How people who leave and who remain interact

Most of the study participants have relatives and friends who left Russia during these months. Almost half of the respondents claim that quite a few or most of their social circle has left. Almost a third said that less than half of their relatives and friends are now outside of Russia. Only 18% reported that not any or very few of their friends and relatives had left.

Naturally, respondents continue to regularly communicate with their relatives and friends in other countries, which has shaped their impression of how successful their emigration is. This has to a large extent affected their decisions to leave or stay. They compare their financial possibilities, the likelihood of finding a job in another country and other factors versus people who left. Eight percent of respondents consider the emigration of people from their social circle to be quite successful – often it is people who left a long time ago, long before the start of the military operation. The option of “probably successful” was chosen by 28.7%, with the rest divided about equally between those who indicated that emigration has been difficult for friends and those who found it hard to answer the question. The high share of the latter category is attributable to the fact that too little time has passed since leaving, and it is too early to draw conclusions.

Half of the study participants had to explain to their departed acquaintances their decision not to leave. This is more often the case with people whose emigration respondents consider successful. They give different explanations, with 33.4% citing a lack of resources (money, work) and 30.7% pointing to responsibility for other people (elderly, sick) or pets that for various reasons cannot move.

Fewer respondents made a decision based on principles. Those who gave answers such as “this is my home, my country, why should I leave?” and “the country is not the same as the state, I want to fight what is happening, I am needed here” accounted for 17.2 % and 13.7%, respectively.
"The fact that people have to explain their decision to stay to friends and acquaintances who left makes them feel like violators of a certain norm that has emerged in their social circle."
This “norm” began to take shape as early as the spring and since then has become more rigid, which is noticeable in the responses. People who confidently say that they do not understand why they should leave their home are few.

True, when answering an explicit question about the existence of such a norm, only 28% of respondents agreed that it existed, while 20.6% said it probably did not and almost 42% refuted it.

The key to successful emigration in the eyes of people who stay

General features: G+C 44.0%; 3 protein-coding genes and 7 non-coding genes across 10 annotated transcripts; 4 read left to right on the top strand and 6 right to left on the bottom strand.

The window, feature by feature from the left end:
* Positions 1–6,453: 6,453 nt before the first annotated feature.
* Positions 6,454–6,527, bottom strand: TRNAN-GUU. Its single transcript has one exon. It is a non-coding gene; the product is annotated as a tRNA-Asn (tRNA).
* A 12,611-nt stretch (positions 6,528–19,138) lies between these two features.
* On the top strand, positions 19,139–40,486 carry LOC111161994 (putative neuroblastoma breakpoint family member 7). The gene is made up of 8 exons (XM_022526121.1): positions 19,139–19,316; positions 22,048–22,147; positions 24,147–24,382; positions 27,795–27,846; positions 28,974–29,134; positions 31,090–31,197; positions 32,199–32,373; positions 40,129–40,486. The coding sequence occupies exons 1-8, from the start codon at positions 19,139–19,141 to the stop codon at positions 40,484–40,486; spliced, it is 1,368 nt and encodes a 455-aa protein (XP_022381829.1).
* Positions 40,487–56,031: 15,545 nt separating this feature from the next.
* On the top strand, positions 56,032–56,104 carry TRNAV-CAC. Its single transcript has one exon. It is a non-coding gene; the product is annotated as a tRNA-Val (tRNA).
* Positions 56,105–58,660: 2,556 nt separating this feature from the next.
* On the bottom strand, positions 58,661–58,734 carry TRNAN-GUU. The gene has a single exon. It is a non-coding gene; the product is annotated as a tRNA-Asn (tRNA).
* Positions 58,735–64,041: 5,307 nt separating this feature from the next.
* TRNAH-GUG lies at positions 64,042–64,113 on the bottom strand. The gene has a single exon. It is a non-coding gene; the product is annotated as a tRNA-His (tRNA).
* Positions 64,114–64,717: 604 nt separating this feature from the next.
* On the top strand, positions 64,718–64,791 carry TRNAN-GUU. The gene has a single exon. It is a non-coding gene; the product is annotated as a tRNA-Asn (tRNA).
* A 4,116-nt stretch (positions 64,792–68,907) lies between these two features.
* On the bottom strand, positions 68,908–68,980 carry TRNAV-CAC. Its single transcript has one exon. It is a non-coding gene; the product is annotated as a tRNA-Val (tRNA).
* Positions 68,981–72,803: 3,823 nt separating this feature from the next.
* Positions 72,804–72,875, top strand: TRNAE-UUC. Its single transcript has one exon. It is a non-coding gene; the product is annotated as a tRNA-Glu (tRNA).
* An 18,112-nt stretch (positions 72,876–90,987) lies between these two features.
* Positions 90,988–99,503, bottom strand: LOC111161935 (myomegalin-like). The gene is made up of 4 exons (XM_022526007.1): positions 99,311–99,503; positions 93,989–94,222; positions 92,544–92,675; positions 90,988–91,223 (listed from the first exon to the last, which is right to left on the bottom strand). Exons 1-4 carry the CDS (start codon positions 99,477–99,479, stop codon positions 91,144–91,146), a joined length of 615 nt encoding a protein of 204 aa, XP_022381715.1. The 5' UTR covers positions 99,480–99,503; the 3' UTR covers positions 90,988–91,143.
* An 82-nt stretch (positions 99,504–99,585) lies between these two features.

Which emigrants are most often described as successful by the respondents? Mostly it is people who left with a good financial cushion that allowed them to act confidently early on – "if people were rich here, they will be fine there too." Respondents also mention having a work arrangement, relocation with their firm and the possibility of continuing to work remotely.

Respondents often wrote “work in IT” to explain the success of their friends who left. IT workers can in fact make money, work and live well in any country. Many see IT skills as the biggest advantage for someone leaving. Meanwhile, in December the Duma announced its intention to introduce significant restrictions on remote work. If the law is passed, it would be a blow to many people who left.

In addition, respondents mentioned that besides money and work, successful emigrants have housing, their children go to school and their families have access to medical care. But such well-being generally means that people had such resources before they left. Rarer are stories of work, housing, etc. being acquired after leaving.

Here is a typical portrait of a successful emigrant given in one of the questionnaires: "it is mostly people under 40, with a good education, income, outlook, who often visited other countries." Often, knowledge of a foreign language is mentioned.

Comparing themselves to these successful emigrants, people who remain admit that they would be in a worse situation.

Non-material factors

Not all respondents speak exclusively about material factors. There is talk –
though encountered less often – about the importance of freedom and how a newfound freedom can ease and compensate for the difficulties associated with moving: “my acquaintances are really homesick, but I know that they live freely and happily. They are not facing this horror every day, they do not see propaganda on the streets, and in that sense it’s just mentally easier for them.” They talk about “the ability to freely think, speak, choose their life path,” though they often add that besides freedom, successful emigration also requires very “real” resources: “the people I know live in a freer and safer environment. As a rule, they have a source of income, means of subsistence.”